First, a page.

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ProHass launches a seal of guarantee for Peruvian Hass avocados

Emphasising their insistence on complying with the very highest quality requirements, this year they will have a seal of guarantee for importers, ensuring that the fruit they buy from Peru has at least 22.5-23% of dry matter

Following the World Avocado Congress in Lima, Peru, successfully organised by ProHass, the Peruvian Hass avocado industry is facing new challenges in 2016.

General director Arturo Medina explained that “we don’t know how the El Niño phenomenon is going to affect the fruit. Even so, this year we are hoping for growth of 15%, reaching about 185,000 tons.” This would establish it as the second Hass avocado exporter country in the world, behind only Mexico.

Europe will be the destination for 75%, while 20% goes to the US, and this year they will be present for the first time in Asia as of the beginning of the campaign. In this regard, Medina explained that “we are faced with a challenge as we know there is a demand for smaller sizes, but in Peru we produce bigger ones.”

Emphasising their insistence on complying with the very highest quality requirements, this year they will have a seal of guarantee for importers, ensuring that the fruit they buy from Peru has at least 22.5-23% of dry matter. Although the requirements to be met by the companies are established by the association, a private company has been hired to take charge of analysis, thus guaranteeing impartiality.

The ProHass members are the first to have taken up the initiative because they wish to set themselves apart from the rest, with the result that nearly 65% of the fruit exported will be under this quality seal. 

This article appeared on page 68 of issue 142 (March/April 2016) of Eurofresh Distribution magazine. Read that edition online here.

 

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Peru’s booming grape exports

Attractive prices, numerous overseas market opportunities and a major ramp up in production are behind the major boost in  Peru’s grape exports.

Peru’s grape exports have skyrocketed in the past decade, going from practically non-existent in the year 2000 to about 280,000 tons last year, reports the USDA Global Agricultural Information Network (GAIN).

In a new report, GAIN says that grapes are now one of Peru’s main agricultural exports, totalling $646 million the 2014, up 43% on the previous year. They were also up 50% in volume to 267,270 tons.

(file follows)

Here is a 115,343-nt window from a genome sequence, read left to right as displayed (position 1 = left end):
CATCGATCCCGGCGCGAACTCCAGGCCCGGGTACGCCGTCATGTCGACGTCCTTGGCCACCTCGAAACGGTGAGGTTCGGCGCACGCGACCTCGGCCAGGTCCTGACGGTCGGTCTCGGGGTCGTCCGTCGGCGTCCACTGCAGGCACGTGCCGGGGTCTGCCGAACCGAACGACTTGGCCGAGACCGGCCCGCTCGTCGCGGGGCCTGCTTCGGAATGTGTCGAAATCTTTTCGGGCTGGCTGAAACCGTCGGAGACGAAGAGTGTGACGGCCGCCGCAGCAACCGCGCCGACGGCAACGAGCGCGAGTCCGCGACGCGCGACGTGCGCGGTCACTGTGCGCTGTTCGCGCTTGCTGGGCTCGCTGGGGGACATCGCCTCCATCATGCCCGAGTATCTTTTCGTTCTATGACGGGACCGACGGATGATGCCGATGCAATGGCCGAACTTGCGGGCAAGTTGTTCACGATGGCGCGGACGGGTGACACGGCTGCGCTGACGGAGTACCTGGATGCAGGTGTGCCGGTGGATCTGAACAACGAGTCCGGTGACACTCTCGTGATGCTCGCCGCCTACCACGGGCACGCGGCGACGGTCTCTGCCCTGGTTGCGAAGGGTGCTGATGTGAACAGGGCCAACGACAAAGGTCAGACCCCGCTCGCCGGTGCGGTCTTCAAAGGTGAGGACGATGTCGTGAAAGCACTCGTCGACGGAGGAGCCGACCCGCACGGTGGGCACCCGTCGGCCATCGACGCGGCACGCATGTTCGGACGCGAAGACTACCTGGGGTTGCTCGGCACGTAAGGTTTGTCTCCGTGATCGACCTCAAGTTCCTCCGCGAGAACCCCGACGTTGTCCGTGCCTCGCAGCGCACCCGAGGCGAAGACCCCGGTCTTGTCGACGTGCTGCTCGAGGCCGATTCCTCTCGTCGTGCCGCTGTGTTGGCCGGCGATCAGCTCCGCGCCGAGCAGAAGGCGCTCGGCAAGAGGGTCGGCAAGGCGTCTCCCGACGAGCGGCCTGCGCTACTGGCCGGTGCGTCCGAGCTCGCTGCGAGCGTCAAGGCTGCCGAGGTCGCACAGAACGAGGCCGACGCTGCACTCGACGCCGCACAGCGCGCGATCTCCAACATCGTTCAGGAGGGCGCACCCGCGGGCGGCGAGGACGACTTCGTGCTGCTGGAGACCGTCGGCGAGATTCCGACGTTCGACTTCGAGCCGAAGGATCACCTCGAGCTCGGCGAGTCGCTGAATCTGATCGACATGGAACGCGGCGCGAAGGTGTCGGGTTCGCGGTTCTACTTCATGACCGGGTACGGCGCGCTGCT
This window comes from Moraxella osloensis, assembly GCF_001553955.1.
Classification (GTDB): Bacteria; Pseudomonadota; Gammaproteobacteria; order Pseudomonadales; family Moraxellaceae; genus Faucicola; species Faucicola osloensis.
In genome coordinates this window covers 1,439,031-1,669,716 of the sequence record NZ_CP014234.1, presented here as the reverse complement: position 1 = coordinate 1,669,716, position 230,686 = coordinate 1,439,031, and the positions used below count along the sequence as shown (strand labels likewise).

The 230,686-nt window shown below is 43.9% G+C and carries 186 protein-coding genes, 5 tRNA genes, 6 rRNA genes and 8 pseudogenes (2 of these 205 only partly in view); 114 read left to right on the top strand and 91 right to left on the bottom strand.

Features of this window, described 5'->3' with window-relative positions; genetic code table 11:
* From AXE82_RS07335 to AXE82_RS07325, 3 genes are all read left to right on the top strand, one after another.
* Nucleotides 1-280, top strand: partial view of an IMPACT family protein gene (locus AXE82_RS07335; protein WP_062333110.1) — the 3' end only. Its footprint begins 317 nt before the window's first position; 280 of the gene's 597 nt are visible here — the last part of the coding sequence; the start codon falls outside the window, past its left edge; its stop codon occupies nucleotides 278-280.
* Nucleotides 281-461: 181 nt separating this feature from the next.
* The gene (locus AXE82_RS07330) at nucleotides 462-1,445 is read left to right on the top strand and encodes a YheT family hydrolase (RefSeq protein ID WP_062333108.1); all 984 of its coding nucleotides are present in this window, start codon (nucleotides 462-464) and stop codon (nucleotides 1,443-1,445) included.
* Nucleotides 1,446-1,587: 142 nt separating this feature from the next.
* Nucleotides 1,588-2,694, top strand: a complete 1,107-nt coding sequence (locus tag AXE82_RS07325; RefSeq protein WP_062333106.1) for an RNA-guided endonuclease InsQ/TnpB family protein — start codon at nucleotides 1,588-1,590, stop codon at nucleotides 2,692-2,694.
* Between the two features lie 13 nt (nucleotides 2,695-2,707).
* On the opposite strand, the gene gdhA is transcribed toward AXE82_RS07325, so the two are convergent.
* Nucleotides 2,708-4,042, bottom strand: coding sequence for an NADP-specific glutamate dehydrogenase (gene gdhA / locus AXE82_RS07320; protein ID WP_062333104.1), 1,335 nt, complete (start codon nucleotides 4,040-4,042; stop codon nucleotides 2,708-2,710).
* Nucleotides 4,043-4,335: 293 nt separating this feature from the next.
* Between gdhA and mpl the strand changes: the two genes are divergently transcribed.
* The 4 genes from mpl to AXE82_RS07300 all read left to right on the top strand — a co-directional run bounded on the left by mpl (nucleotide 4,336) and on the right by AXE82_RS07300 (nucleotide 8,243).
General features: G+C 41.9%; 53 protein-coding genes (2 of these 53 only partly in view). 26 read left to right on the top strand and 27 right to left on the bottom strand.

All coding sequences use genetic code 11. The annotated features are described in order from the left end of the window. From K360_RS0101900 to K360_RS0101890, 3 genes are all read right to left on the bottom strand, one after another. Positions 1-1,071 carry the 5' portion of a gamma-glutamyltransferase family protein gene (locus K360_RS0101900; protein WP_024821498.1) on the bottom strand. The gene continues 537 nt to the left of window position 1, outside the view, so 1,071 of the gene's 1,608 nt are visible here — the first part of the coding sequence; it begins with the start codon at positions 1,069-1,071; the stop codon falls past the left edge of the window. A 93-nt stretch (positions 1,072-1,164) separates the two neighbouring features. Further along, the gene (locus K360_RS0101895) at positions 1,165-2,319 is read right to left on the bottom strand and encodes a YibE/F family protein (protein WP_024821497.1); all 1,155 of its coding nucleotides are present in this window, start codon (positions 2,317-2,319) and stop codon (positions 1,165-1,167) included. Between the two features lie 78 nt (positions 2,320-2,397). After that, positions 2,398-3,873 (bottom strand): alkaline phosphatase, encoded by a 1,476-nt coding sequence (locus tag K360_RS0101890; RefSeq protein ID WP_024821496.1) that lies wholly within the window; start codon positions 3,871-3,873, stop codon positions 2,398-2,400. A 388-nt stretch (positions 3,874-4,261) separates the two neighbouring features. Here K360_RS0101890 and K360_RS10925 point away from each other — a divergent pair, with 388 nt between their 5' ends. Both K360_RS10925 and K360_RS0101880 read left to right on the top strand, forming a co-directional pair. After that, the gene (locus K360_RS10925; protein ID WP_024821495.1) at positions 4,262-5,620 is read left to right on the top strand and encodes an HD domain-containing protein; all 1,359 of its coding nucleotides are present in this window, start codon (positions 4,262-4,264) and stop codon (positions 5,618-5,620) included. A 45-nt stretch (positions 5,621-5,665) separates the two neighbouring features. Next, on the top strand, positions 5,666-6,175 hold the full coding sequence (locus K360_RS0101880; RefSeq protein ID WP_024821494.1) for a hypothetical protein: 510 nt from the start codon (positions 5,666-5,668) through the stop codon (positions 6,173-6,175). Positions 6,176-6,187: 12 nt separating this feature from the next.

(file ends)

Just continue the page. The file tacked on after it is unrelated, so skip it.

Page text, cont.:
It said this significant change has been driven by attractive prices and numerous overseas market opportunities, and a major boost in production as a result of new areas planted in Peru.

Peru’s main grape markets in 2014 were:

  • US 44,123 tons
  • Netherlands 41,908 tons
  • China 35,391 tons
  • Other important destinations: Hong Kong, Russia, the U.K.

Grape production in Peru

Grape production in Peru was estimated to reach 520,000 tons last year.

The central valleys along the coast (e.g., Ica, Lima) are where Peru’s grape growing is concentrated. However, new areas in the Piura and Lambayeque regions on the northern coast are rapidly developing. While the average grape yield in Peru was 20 tons/ha in 2014, yields in Piura were up to 34 tons/ha.

The country mostly grows Red Globe but other varieties include Crimson seedless, Flame seedless, Sugraone and Thompson seedless.

Climate challenges

Pests are one of the challenges Peru faces as it seeks to significantly increase its grape production. “Countries with colder climates do not struggle with pests such as nematodes, but due to Peru’s mild weather, this pest has become a problem,” the report says. However, in the northern region of Piura, warm temperatures permit up to two harvests per year, which helps offset the negative effects of pests. Also, Peruvian producers are working to develop more resistant varieties.

Another challenge for the industry is the potential impact of the forecasted severe El Niño. “The majority the growing areas are expected to face either flooding or droughts depending on their location. Without proper preventative measures by farmers and the government, the industry may experience losses in productivity which may take time to recuperate.”

Source: GAIN Report, Peru: Fresh Deciduous Fruit Annual (January 7, 2016)